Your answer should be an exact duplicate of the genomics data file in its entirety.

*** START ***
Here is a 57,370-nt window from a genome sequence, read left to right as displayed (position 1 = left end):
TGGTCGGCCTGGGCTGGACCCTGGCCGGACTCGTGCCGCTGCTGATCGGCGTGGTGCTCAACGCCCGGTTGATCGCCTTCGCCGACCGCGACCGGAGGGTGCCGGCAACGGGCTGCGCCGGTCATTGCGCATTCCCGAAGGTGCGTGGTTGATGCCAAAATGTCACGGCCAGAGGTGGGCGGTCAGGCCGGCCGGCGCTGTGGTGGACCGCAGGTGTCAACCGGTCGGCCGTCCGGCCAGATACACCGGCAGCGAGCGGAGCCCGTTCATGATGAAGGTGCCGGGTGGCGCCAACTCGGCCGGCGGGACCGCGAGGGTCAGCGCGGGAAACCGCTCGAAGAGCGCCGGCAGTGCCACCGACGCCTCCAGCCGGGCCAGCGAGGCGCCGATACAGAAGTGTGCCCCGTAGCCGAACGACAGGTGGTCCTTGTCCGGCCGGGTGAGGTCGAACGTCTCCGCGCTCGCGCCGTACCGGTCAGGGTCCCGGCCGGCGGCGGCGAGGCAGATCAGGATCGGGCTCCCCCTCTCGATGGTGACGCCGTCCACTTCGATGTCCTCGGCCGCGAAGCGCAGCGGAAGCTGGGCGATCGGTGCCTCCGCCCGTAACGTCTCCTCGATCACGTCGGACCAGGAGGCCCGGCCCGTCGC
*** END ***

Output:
Here is a 57,370-nt window from a genome sequence, read left to right as displayed (position 1 = left end):
TGGTCGGCCTGGGCTGGACCCTGGCCGGACTCGTGCCGCTGCTGATCGGCGTGGTGCTCAACGCCCGGTTGATCGCCTTCGCCGACCGCGACCGGAGGGTGCCGGCAACGGGCTGCGCCGGTCATTGCGCATTCCCGAAGGTGCGTGGTTGATGCCAAAATGTCACGGCCAGAGGTGGGCGGTCAGGCCGGCCGGCGCTGTGGTGGACCGCAGGTGTCAACCGGTCGGCCGTCCGGCCAGATACACCGGCAGCGAGCGGAGCCCGTTCATGATGAAGGTGCCGGGTGGCGCCAACTCGGCCGGCGGGACCGCGAGGGTCAGCGCGGGAAACCGCTCGAAGAGCGCCGGCAGTGCCACCGACGCCTCCAGCCGGGCCAGCGAGGCGCCGATACAGAAGTGTGCCCCGTAGCCGAACGACAGGTGGTCCTTGTCCGGCCGGGTGAGGTCGAACGTCTCCGCGCTCGCGCCGTACCGGTCAGGGTCCCGGCCGGCGGCGGCGAGGCAGATCAGGATCGGGCTCCCCCTCTCGATGGTGACGCCGTCCACTTCGATGTCCTCGGCCGCGAAGCGCAGCGGAAGCTGGGCGATCGGTGCCTCCGCCCGTAACGTCTCCTCGATCACGTCGGACCAGGAGGCCCGGCCCGTCGC